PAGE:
Tuesday, June 04, 2002

Who cares about Napster for digital TV? The insane wholly owned subsidiary of Disney, Senator Hollings, has a mini-version of his dreadful CBDTPA bill edging through an industry cartel called the Broadcast Protection Discussion Group (``BPDG''). They want to ban devices that would enable digital TV programs to be shared online.

Unlike music files that are "meant" to be bought on CDs, why does it matter if free broadcast programming are redistributed by whomever? The answer has to do with pricing power against advertisers in local markets.

The big problem here is really ad-skipping a la TiVo. The broadcast industry runs on the conceit that people who watch ads then go and buy stuff AND they've convinced Congress that free-TV is a God-given right. Advertisers feel the only good audience is a national one, and since "media-diversity" nuts (and broadcasters) block non-broadcast media consolidation, the big four networks continue to corner this market (although their % viewership is falling).

So assume that ads now exist in banners at the top and bottom of the screen and TiVo can do nothing to skip them, why should the big networks care if people pass around their shows? Firstly, it shifts power from distributors to content providers (who assemble audiences by making good shows, not stringing together good lineups). Content providers don't oppose this because they need ancilliary syndication and video tape markets to make up production costs (broadcasters don't pay 100% of the cost of shows anymore).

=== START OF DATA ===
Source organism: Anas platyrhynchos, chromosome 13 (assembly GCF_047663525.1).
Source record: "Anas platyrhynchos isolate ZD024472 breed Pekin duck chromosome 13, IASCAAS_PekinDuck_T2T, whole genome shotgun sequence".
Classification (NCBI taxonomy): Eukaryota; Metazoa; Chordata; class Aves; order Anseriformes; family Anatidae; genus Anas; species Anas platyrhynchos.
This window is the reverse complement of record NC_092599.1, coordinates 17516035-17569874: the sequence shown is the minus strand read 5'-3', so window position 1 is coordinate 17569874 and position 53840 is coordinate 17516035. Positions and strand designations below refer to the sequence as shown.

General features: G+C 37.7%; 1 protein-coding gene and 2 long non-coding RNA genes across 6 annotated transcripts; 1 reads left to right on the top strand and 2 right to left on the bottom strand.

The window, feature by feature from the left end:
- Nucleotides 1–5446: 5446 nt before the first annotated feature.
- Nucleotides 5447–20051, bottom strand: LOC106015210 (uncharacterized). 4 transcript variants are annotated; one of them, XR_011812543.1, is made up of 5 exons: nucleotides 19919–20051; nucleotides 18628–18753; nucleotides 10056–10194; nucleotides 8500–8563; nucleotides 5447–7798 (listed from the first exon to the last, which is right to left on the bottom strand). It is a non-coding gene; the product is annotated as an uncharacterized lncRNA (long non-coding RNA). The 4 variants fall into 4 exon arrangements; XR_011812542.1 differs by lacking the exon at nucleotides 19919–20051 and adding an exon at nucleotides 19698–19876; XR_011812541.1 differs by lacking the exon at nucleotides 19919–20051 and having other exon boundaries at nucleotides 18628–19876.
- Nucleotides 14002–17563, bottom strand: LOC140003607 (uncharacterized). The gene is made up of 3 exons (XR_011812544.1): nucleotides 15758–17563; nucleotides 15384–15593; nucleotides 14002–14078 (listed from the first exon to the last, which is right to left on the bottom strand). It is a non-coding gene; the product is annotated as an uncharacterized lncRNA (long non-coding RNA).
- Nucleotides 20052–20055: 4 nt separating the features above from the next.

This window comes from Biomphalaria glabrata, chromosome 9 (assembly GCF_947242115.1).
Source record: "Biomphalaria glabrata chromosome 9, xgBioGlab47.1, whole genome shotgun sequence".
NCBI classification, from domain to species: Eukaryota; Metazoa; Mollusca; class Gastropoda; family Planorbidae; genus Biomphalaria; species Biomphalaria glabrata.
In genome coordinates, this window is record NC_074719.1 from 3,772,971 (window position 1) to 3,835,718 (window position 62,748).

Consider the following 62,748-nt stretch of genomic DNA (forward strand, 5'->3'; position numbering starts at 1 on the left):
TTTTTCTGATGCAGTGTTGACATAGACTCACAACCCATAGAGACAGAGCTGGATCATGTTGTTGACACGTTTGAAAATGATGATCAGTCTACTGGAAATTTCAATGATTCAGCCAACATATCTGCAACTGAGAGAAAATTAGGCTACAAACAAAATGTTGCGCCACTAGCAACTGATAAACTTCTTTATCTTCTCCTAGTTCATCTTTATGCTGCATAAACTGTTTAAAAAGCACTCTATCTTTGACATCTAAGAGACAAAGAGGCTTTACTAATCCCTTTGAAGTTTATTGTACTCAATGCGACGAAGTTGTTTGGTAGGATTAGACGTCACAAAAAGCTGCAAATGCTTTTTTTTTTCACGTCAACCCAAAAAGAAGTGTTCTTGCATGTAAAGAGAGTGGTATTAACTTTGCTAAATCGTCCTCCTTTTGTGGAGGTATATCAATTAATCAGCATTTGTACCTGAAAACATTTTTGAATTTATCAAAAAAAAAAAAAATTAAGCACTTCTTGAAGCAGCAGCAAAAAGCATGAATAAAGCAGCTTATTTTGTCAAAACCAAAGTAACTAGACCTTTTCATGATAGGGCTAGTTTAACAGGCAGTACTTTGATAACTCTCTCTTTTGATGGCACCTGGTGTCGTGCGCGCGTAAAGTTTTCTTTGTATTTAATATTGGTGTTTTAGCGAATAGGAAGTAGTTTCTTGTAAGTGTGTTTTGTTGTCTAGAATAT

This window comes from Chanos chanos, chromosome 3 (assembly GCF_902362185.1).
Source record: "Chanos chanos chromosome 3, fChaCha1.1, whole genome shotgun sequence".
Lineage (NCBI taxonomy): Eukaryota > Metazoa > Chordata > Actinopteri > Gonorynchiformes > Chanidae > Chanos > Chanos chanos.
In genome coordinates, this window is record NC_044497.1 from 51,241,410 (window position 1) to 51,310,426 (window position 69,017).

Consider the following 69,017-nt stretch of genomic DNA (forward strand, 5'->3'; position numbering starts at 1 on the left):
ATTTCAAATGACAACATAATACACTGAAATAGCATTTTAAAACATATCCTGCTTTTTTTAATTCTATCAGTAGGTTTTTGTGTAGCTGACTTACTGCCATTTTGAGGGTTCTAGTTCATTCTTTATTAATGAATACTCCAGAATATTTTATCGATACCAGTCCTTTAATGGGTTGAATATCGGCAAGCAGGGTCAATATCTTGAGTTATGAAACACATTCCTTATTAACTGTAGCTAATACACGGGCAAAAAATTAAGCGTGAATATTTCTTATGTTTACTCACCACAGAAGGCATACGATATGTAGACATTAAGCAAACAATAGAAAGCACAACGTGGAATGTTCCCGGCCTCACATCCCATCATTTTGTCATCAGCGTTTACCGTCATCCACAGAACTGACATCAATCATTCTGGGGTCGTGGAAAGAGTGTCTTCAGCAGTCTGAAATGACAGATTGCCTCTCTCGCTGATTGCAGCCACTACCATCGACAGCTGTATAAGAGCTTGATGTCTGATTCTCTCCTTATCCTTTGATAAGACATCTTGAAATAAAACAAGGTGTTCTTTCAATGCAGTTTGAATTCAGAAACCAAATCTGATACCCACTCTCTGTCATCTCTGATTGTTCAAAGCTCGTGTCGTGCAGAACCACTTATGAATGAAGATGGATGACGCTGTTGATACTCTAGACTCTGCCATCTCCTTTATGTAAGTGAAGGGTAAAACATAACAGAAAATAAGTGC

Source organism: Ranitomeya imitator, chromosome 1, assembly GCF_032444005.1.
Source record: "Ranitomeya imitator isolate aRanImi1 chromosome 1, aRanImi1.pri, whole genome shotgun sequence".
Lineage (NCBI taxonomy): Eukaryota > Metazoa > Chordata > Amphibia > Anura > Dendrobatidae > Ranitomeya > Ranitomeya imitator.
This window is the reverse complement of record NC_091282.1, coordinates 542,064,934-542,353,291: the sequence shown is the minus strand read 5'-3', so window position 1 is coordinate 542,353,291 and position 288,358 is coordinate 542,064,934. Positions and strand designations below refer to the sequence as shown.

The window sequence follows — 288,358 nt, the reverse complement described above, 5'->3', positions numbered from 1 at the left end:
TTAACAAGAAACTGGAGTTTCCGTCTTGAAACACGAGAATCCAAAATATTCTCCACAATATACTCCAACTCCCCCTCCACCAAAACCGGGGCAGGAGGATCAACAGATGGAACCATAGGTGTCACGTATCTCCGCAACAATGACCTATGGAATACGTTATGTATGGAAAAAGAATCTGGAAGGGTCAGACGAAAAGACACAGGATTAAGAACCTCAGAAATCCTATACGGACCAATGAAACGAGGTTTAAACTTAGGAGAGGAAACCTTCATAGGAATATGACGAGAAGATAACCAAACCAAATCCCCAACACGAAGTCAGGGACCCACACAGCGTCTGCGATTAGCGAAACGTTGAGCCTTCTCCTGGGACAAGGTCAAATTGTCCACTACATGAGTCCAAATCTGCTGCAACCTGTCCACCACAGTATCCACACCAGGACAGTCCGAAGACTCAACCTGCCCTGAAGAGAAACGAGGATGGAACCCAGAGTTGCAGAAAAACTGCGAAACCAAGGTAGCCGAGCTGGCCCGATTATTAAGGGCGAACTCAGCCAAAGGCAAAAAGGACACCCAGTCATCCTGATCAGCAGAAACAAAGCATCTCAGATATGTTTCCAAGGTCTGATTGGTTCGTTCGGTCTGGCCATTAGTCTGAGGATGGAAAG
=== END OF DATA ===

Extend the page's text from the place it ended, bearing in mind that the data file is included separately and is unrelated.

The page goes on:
But redistribution mostly hurts local stations, which only exist because of collusive anti-merger rules set by the government to support "media diversity" (some people actually by this, but then they join the rest of us and watch "Friends"). Redistribution shatters the local broadcast advertising markets these regional stations rely on, so they want it banned.

What makes all of this so funny is that digital TV is a non-issue. All of the above works just fine with analog signals that TiVo converts into digital with no problem. While the group claims to be talking about the future of TV, it's just about preserving the past by slipping anti-TiVo legislation in via the back door.


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